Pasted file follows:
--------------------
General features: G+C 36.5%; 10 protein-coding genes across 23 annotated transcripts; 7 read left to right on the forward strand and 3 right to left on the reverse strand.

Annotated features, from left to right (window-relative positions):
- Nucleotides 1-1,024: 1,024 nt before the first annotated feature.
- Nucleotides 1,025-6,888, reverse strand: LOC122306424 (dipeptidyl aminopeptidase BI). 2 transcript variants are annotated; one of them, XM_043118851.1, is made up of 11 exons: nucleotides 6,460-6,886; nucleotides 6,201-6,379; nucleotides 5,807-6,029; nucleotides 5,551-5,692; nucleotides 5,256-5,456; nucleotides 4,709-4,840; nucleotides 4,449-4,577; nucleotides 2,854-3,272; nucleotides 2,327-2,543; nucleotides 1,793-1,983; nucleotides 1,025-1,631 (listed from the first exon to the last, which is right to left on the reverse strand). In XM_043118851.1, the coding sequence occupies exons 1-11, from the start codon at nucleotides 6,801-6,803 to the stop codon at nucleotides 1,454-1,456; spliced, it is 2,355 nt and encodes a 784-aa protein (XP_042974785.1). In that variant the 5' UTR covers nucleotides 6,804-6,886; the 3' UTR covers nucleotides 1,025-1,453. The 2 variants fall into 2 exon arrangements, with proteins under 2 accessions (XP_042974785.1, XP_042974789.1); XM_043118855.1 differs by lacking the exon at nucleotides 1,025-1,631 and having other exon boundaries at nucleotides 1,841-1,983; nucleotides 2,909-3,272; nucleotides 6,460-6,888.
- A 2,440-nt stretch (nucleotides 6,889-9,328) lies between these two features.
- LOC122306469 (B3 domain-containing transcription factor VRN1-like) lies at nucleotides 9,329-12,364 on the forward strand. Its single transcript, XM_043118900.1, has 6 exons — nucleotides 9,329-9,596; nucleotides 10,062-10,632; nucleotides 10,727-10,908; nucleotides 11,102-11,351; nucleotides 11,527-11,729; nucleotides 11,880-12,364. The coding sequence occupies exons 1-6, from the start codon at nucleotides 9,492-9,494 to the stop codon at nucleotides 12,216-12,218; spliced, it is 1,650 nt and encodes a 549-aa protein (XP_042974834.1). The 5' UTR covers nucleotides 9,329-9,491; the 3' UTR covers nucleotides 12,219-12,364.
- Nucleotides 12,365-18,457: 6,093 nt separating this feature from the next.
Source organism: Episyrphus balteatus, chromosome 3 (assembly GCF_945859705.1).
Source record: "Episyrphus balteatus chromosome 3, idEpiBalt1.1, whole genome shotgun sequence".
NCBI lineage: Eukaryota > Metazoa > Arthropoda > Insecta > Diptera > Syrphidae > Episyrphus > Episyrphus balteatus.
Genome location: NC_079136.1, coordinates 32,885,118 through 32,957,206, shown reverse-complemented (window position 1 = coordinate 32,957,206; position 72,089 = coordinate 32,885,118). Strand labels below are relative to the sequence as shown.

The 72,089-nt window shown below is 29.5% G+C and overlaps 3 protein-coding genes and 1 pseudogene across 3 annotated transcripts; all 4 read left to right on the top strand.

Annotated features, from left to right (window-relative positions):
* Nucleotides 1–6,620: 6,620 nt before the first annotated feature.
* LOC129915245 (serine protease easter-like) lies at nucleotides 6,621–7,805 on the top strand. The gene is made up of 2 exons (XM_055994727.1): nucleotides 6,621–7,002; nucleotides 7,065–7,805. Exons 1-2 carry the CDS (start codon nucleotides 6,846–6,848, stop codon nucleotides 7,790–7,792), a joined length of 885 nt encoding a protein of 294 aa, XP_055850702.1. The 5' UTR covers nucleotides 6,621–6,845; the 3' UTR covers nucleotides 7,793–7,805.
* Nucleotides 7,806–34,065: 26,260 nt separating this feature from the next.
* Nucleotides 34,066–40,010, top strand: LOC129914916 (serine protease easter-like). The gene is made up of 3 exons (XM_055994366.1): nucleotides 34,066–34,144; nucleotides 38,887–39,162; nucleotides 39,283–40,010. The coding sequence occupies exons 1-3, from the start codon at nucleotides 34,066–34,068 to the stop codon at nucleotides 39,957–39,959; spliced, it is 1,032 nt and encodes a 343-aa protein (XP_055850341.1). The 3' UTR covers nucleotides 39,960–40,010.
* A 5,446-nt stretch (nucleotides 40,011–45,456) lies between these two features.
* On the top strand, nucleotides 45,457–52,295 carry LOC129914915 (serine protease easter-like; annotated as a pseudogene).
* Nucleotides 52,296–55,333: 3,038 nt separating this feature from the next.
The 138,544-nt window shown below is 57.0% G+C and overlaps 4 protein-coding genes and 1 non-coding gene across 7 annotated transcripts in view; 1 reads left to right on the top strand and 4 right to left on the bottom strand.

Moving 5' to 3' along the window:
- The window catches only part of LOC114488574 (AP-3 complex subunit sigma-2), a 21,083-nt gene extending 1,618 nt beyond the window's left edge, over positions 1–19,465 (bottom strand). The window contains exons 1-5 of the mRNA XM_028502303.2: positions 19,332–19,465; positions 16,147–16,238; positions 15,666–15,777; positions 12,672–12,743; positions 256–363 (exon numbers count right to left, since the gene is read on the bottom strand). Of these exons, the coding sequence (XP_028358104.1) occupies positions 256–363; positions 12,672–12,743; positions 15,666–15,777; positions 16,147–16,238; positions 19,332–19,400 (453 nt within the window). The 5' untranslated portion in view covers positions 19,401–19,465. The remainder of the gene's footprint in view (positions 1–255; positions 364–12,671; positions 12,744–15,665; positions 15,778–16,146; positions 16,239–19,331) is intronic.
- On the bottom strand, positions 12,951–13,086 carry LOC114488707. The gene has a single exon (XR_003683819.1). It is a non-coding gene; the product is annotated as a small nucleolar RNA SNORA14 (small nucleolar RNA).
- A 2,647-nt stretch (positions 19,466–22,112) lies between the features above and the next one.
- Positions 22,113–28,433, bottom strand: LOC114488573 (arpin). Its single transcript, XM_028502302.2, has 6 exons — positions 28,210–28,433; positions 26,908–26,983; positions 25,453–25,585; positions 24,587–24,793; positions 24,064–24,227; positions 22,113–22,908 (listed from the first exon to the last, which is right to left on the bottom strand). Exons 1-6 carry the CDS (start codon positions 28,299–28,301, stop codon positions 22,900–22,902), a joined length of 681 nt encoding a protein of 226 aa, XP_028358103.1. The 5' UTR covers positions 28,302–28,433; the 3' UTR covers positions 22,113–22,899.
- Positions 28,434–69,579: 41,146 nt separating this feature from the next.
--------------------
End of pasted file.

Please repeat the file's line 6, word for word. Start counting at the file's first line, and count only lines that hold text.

- LOC122306469 (B3 domain-containing transcription factor VRN1-like) lies at nucleotides 9,329-12,364 on the forward strand. Its single transcript, XM_043118900.1, has 6 exons — nucleotides 9,329-9,596; nucleotides 10,062-10,632; nucleotides 10,727-10,908; nucleotides 11,102-11,351; nucleotides 11,527-11,729; nucleotides 11,880-12,364. The coding sequence occupies exons 1-6, from the start codon at nucleotides 9,492-9,494 to the stop codon at nucleotides 12,216-12,218; spliced, it is 1,650 nt and encodes a 549-aa protein (XP_042974834.1). The 5' UTR covers nucleotides 9,329-9,491; the 3' UTR covers nucleotides 12,219-12,364.